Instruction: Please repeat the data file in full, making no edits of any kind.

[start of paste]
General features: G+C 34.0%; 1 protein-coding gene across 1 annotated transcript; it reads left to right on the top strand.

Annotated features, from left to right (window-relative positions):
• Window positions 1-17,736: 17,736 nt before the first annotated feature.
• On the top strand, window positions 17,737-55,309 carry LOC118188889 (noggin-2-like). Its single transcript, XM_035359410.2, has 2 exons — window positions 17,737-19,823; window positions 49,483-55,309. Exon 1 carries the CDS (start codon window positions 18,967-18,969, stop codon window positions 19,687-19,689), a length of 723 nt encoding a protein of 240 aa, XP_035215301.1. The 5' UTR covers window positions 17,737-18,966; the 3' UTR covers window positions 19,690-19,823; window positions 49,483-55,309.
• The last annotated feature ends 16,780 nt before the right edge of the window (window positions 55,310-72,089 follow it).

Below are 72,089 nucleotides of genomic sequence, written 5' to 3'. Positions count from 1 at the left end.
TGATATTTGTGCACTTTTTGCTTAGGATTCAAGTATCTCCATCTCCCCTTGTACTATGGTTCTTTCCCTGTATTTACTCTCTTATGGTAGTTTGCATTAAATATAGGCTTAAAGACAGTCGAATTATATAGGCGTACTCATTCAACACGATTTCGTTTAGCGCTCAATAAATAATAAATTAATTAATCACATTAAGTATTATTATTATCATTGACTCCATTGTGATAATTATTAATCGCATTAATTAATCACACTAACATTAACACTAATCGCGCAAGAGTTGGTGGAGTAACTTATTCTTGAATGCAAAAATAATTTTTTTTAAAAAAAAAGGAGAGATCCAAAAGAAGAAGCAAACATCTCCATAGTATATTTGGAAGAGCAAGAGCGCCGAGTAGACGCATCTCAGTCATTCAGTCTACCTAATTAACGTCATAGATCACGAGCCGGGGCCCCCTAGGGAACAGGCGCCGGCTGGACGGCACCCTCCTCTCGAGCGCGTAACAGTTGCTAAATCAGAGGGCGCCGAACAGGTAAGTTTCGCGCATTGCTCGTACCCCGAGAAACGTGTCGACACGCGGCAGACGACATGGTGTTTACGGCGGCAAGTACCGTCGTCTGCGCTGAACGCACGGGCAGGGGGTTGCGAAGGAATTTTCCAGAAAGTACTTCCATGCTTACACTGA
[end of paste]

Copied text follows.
General features: G+C 34.0%; 1 protein-coding gene across 1 annotated transcript; it reads left to right on the top strand.

Annotated features, from left to right (window-relative positions):
• Window positions 1-17,736: 17,736 nt before the first annotated feature.
• On the top strand, window positions 17,737-55,309 carry LOC118188889 (noggin-2-like). Its single transcript, XM_035359410.2, has 2 exons — window positions 17,737-19,823; window positions 49,483-55,309. Exon 1 carries the CDS (start codon window positions 18,967-18,969, stop codon window positions 19,687-19,689), a length of 723 nt encoding a protein of 240 aa, XP_035215301.1. The 5' UTR covers window positions 17,737-18,966; the 3' UTR covers window positions 19,690-19,823; window positions 49,483-55,309.
• The last annotated feature ends 16,780 nt before the right edge of the window (window positions 55,310-72,089 follow it).

Below are 72,089 nucleotides of genomic sequence, written 5' to 3'. Positions count from 1 at the left end.
TGATATTTGTGCACTTTTTGCTTAGGATTCAAGTATCTCCATCTCCCCTTGTACTATGGTTCTTTCCCTGTATTTACTCTCTTATGGTAGTTTGCATTAAATATAGGCTTAAAGACAGTCGAATTATATAGGCGTACTCATTCAACACGATTTCGTTTAGCGCTCAATAAATAATAAATTAATTAATCACATTAAGTATTATTATTATCATTGACTCCATTGTGATAATTATTAATCGCATTAATTAATCACACTAACATTAACACTAATCGCGCAAGAGTTGGTGGAGTAACTTATTCTTGAATGCAAAAATAATTTTTTTTAAAAAAAAAGGAGAGATCCAAAAGAAGAAGCAAACATCTCCATAGTATATTTGGAAGAGCAAGAGCGCCGAGTAGACGCATCTCAGTCATTCAGTCTACCTAATTAACGTCATAGATCACGAGCCGGGGCCCCCTAGGGAACAGGCGCCGGCTGGACGGCACCCTCCTCTCGAGCGCGTAACAGTTGCTAAATCAGAGGGCGCCGAACAGGTAAGTTTCGCGCATTGCTCGTACCCCGAGAAACGTGTCGACACGCGGCAGACGACATGGTGTTTACGGCGGCAAGTACCGTCGTCTGCGCTGAACGCACGGGCAGGGGGTTGCGAAGGAATTTTCCAGAAAGTACTTCCATGCTTACACTGA